Expert testimony requirement. The passenger next argued that the lower court erred in requiring expert testimony to support her defective warnings claims. She contended that the warnings issue was not beyond the jury’s general knowledge and that most jurors would have been exposed to various warnings. However, after noting that expert testimony was the most appropriate form of evidence to support the claim of adequate warnings, the district court went on to determine that once the proffered expert opinions were excluded as unreliable, there was no other evidence in the record to support the claims that the PWC’s warnings were inadequate. According to the Fourth Circuit, the district court did not exclude the passenger’s warnings claims merely because they lacked expert testimony; instead, the lower court required her to support those claims with admissible evidence, which she failed to do.
Adequacy of warnings. As mentioned above, beyond her warnings expert’s excluded testimony, the passenger presented little or no evidence to support her claim that the PWC’s warnings were inadequate. She was not able to refute the manufacturer’s evidence that the Boating Safety Advisory Council and Coast Guard had approved the PWC’s warnings and uniform label. The PWC’s labels clearly warned of the danger of injuries of the type sustained by the passenger and the passenger had admitted that she had not read the warnings on the PWC or those contained in the operator’s manual.
Design defect. The Fourth Circuit also affirmed the lower court’s grant of summary judgment on the passenger’s design defect claims [see Products Liability Law Daily’s December 19, 2016 analysis]. As the district court explained, South Carolina’s Defective Products Act (which codifies the Restatement (Second) of Torts §402A and its comments, including Comment j) provides that a product is not defectively designed or unreasonably dangerous if the seller provides adequate warnings which, if read and followed, make the product safe for use. Arguing that the language of Comment j was ambiguous, the passenger contended that defective design claims were independent of any defective warning claims and that allowing adequate warnings to trump bad design would subordinate design safety to warnings.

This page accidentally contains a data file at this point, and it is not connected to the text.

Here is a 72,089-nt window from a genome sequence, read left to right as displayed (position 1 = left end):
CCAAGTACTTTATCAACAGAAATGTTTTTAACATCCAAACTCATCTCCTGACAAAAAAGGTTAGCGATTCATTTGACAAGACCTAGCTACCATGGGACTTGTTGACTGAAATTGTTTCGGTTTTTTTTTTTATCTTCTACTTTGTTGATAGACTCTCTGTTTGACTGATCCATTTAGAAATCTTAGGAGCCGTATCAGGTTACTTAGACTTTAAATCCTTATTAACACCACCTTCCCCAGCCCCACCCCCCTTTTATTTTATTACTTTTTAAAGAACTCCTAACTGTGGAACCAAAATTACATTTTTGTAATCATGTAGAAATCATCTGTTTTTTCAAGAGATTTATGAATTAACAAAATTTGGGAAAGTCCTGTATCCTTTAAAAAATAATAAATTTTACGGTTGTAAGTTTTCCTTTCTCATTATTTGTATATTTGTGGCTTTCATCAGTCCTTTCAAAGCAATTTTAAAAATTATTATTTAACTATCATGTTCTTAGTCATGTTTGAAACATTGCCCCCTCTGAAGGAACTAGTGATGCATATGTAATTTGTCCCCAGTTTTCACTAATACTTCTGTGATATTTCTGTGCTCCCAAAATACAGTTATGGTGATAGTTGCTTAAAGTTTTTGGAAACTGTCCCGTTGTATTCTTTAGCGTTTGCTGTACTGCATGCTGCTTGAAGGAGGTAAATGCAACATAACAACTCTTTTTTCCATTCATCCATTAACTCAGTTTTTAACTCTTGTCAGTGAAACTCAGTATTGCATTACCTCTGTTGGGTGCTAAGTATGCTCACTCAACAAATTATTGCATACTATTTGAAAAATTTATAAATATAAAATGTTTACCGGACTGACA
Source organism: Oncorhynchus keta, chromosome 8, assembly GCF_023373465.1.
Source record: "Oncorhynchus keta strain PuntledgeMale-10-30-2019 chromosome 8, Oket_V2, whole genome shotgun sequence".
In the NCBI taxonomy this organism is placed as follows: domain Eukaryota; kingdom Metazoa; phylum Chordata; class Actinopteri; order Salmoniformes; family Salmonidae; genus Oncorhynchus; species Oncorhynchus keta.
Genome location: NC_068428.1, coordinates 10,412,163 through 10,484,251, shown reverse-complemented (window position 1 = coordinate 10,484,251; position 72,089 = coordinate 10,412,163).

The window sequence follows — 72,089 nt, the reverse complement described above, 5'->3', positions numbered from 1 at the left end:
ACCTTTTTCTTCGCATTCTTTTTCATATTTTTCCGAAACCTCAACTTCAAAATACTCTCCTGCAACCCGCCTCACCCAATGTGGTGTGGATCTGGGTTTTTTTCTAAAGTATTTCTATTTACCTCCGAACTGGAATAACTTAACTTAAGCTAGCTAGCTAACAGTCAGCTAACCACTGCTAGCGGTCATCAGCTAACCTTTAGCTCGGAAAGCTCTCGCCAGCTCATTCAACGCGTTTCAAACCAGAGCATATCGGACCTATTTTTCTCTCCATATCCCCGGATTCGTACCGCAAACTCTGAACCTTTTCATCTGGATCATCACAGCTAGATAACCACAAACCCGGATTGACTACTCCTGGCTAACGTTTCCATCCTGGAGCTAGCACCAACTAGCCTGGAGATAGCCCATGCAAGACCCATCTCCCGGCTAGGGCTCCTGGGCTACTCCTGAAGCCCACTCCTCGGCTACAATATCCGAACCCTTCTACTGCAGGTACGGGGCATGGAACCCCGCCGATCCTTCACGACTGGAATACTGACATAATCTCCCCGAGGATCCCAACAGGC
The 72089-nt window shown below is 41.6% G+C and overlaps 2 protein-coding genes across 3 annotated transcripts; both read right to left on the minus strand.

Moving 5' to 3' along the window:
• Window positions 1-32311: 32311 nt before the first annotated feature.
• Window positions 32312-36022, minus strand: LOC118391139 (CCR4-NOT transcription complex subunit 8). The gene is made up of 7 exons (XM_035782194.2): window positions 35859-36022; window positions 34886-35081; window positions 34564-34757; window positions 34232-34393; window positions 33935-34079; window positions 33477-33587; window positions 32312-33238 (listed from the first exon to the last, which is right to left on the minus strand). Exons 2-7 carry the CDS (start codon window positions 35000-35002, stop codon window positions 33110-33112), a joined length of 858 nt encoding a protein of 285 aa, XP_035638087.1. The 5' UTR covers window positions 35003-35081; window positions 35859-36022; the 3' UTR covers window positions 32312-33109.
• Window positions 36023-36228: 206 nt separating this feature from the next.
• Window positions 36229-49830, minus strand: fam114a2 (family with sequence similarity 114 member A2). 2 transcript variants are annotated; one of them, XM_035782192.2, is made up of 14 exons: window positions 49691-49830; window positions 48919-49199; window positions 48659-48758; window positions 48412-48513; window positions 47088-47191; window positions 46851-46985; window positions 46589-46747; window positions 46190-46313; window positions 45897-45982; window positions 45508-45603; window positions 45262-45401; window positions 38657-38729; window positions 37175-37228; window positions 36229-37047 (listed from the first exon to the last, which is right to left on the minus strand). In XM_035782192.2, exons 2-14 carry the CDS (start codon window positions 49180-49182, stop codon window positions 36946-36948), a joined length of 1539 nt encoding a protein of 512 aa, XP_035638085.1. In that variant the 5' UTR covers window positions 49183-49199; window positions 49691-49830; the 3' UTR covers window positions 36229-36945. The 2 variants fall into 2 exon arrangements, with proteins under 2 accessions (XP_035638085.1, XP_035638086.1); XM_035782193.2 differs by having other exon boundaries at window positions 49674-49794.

Finding no ambiguity in Comment j, the court noted that the South Carolina Court of Appeals repeatedly has applied the plain language of the comment to confirm that an adequate warning operates to "cure" alleged product defects. Prior opinions penned by the Fourth Circuit and the South Carolina federal district courts also have construed Comment j as shielding a manufacturer from liability for product defects if the product contained adequate warnings. Although the state supreme court has not yet applied Comment j to the precise issue in this case, the federal courts were bound to follow the law established by the state’s intermediate courts absent persuasive data that the state high court would rule differently. The passenger presented no persuasive data that the state high court would apply Comment j differently. Given Comment j’s lack of facial ambiguity and the uniform decisions of the state court of appeals, the Fourth Circuit refused the passenger’s invitation to rewrite the comment’s language based solely on her counsel’s academic theories and policy arguments.
The case is No. 17-1075.
Attorneys: David G. Owen (David G. Owen, PA) for Deborah Meek Hickerson. Andrew Walker Barnes (Hood Law Firm) for Yamaha Motor Corp., USA and Yamaha Motor Co., Ltd.
Companies: Yamaha Motor Corp., U.S.A.; Yamaha Motor Co., Ltd.